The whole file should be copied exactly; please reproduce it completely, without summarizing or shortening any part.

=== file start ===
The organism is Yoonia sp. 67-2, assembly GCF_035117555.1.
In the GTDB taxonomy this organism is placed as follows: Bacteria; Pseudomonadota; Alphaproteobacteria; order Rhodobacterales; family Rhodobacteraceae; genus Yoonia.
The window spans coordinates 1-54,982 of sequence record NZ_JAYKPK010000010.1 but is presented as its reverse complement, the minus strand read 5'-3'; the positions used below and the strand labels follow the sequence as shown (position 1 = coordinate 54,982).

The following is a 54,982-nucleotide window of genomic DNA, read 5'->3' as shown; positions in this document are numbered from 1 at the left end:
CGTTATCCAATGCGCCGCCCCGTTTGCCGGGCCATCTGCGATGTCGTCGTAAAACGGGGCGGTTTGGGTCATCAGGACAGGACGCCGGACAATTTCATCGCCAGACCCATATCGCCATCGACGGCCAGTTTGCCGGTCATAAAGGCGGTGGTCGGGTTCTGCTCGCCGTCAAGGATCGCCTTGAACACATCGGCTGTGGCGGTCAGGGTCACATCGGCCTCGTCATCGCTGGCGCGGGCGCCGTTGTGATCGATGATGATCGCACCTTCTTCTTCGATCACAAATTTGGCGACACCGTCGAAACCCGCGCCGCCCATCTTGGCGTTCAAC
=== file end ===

The organism is Yoonia sp. 67-2, assembly GCF_035117555.1.
In the GTDB taxonomy this organism is placed as follows: Bacteria; Pseudomonadota; Alphaproteobacteria; order Rhodobacterales; family Rhodobacteraceae; genus Yoonia.
The window spans coordinates 1-54,982 of sequence record NZ_JAYKPK010000010.1 but is presented as its reverse complement, the minus strand read 5'-3'; the positions used below and the strand labels follow the sequence as shown (position 1 = coordinate 54,982).

The following is a 54,982-nucleotide window of genomic DNA, read 5'->3' as shown; positions in this document are numbered from 1 at the left end:
CGTTATCCAATGCGCCGCCCCGTTTGCCGGGCCATCTGCGATGTCGTCGTAAAACGGGGCGGTTTGGGTCATCAGGACAGGACGCCGGACAATTTCATCGCCAGACCCATATCGCCATCGACGGCCAGTTTGCCGGTCATAAAGGCGGTGGTCGGGTTCTGCTCGCCGTCAAGGATCGCCTTGAACACATCGGCTGTGGCGGTCAGGGTCACATCGGCCTCGTCATCGCTGGCGCGGGCGCCGTTGTGATCGATGATGATCGCACCTTCTTCTTCGATCACAAATTTGGCGACACCGTCGAAACCCGCGCCGCCCATCTTGGCGTTCAAC